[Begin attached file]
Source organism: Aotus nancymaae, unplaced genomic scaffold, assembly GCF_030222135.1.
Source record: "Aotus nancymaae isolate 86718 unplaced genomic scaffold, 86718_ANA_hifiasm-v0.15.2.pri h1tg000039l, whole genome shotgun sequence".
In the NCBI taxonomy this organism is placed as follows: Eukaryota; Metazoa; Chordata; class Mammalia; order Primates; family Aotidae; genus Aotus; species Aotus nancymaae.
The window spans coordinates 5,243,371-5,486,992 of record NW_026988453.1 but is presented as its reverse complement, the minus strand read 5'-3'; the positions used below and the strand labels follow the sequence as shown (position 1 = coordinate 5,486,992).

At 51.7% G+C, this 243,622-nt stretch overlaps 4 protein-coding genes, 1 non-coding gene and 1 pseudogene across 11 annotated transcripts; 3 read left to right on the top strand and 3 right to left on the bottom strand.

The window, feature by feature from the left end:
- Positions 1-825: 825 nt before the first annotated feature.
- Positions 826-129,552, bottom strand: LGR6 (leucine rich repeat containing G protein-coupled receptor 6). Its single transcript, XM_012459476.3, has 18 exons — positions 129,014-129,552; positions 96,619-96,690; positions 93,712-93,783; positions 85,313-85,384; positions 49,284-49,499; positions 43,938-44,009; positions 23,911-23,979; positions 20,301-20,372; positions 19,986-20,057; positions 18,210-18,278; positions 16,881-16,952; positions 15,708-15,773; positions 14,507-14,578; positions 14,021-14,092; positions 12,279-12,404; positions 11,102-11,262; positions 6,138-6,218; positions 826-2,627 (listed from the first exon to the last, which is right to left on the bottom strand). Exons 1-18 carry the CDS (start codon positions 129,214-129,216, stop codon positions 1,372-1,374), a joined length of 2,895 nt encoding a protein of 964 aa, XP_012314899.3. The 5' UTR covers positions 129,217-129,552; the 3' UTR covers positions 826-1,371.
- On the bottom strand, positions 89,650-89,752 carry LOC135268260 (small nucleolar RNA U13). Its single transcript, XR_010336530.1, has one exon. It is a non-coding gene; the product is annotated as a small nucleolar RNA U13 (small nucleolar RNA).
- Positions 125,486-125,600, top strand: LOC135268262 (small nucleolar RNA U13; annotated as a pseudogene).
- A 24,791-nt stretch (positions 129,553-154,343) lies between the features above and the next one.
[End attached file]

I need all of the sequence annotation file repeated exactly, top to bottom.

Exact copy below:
Source organism: Aotus nancymaae, unplaced genomic scaffold, assembly GCF_030222135.1.
Source record: "Aotus nancymaae isolate 86718 unplaced genomic scaffold, 86718_ANA_hifiasm-v0.15.2.pri h1tg000039l, whole genome shotgun sequence".
In the NCBI taxonomy this organism is placed as follows: Eukaryota; Metazoa; Chordata; class Mammalia; order Primates; family Aotidae; genus Aotus; species Aotus nancymaae.
The window spans coordinates 5,243,371-5,486,992 of record NW_026988453.1 but is presented as its reverse complement, the minus strand read 5'-3'; the positions used below and the strand labels follow the sequence as shown (position 1 = coordinate 5,486,992).

At 51.7% G+C, this 243,622-nt stretch overlaps 4 protein-coding genes, 1 non-coding gene and 1 pseudogene across 11 annotated transcripts; 3 read left to right on the top strand and 3 right to left on the bottom strand.

The window, feature by feature from the left end:
- Positions 1-825: 825 nt before the first annotated feature.
- Positions 826-129,552, bottom strand: LGR6 (leucine rich repeat containing G protein-coupled receptor 6). Its single transcript, XM_012459476.3, has 18 exons — positions 129,014-129,552; positions 96,619-96,690; positions 93,712-93,783; positions 85,313-85,384; positions 49,284-49,499; positions 43,938-44,009; positions 23,911-23,979; positions 20,301-20,372; positions 19,986-20,057; positions 18,210-18,278; positions 16,881-16,952; positions 15,708-15,773; positions 14,507-14,578; positions 14,021-14,092; positions 12,279-12,404; positions 11,102-11,262; positions 6,138-6,218; positions 826-2,627 (listed from the first exon to the last, which is right to left on the bottom strand). Exons 1-18 carry the CDS (start codon positions 129,214-129,216, stop codon positions 1,372-1,374), a joined length of 2,895 nt encoding a protein of 964 aa, XP_012314899.3. The 5' UTR covers positions 129,217-129,552; the 3' UTR covers positions 826-1,371.
- On the bottom strand, positions 89,650-89,752 carry LOC135268260 (small nucleolar RNA U13). Its single transcript, XR_010336530.1, has one exon. It is a non-coding gene; the product is annotated as a small nucleolar RNA U13 (small nucleolar RNA).
- Positions 125,486-125,600, top strand: LOC135268262 (small nucleolar RNA U13; annotated as a pseudogene).
- A 24,791-nt stretch (positions 129,553-154,343) lies between the features above and the next one.